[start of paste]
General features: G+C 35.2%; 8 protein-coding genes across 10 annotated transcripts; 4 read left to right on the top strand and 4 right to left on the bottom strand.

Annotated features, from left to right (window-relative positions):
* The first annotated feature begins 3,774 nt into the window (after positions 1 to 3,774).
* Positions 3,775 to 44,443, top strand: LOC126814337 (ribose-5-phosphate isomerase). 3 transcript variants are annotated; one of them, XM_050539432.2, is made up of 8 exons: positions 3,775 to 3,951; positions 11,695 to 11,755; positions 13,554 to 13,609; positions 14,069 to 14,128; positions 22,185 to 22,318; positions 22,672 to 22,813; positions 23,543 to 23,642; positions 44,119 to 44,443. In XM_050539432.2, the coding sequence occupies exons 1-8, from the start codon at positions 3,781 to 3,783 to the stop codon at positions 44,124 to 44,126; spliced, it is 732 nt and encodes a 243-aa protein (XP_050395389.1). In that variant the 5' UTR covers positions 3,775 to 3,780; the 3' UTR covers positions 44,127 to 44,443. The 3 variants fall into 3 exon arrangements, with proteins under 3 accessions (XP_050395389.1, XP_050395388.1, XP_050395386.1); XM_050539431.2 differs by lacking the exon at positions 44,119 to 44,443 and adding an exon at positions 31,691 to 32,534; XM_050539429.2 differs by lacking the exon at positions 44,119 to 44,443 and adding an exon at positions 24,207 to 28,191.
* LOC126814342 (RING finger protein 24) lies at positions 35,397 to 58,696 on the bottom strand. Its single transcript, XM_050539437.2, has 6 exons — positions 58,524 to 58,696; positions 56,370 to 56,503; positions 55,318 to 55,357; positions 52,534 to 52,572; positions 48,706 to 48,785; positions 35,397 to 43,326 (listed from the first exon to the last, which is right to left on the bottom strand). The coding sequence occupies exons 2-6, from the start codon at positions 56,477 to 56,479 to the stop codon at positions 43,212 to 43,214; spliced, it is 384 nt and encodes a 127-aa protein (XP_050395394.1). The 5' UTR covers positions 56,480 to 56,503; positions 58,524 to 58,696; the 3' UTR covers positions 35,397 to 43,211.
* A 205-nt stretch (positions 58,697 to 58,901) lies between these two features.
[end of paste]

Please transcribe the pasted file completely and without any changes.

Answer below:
General features: G+C 35.2%; 8 protein-coding genes across 10 annotated transcripts; 4 read left to right on the top strand and 4 right to left on the bottom strand.

Annotated features, from left to right (window-relative positions):
* The first annotated feature begins 3,774 nt into the window (after positions 1 to 3,774).
* Positions 3,775 to 44,443, top strand: LOC126814337 (ribose-5-phosphate isomerase). 3 transcript variants are annotated; one of them, XM_050539432.2, is made up of 8 exons: positions 3,775 to 3,951; positions 11,695 to 11,755; positions 13,554 to 13,609; positions 14,069 to 14,128; positions 22,185 to 22,318; positions 22,672 to 22,813; positions 23,543 to 23,642; positions 44,119 to 44,443. In XM_050539432.2, the coding sequence occupies exons 1-8, from the start codon at positions 3,781 to 3,783 to the stop codon at positions 44,124 to 44,126; spliced, it is 732 nt and encodes a 243-aa protein (XP_050395389.1). In that variant the 5' UTR covers positions 3,775 to 3,780; the 3' UTR covers positions 44,127 to 44,443. The 3 variants fall into 3 exon arrangements, with proteins under 3 accessions (XP_050395389.1, XP_050395388.1, XP_050395386.1); XM_050539431.2 differs by lacking the exon at positions 44,119 to 44,443 and adding an exon at positions 31,691 to 32,534; XM_050539429.2 differs by lacking the exon at positions 44,119 to 44,443 and adding an exon at positions 24,207 to 28,191.
* LOC126814342 (RING finger protein 24) lies at positions 35,397 to 58,696 on the bottom strand. Its single transcript, XM_050539437.2, has 6 exons — positions 58,524 to 58,696; positions 56,370 to 56,503; positions 55,318 to 55,357; positions 52,534 to 52,572; positions 48,706 to 48,785; positions 35,397 to 43,326 (listed from the first exon to the last, which is right to left on the bottom strand). The coding sequence occupies exons 2-6, from the start codon at positions 56,477 to 56,479 to the stop codon at positions 43,212 to 43,214; spliced, it is 384 nt and encodes a 127-aa protein (XP_050395394.1). The 5' UTR covers positions 56,480 to 56,503; positions 58,524 to 58,696; the 3' UTR covers positions 35,397 to 43,211.
* A 205-nt stretch (positions 58,697 to 58,901) lies between these two features.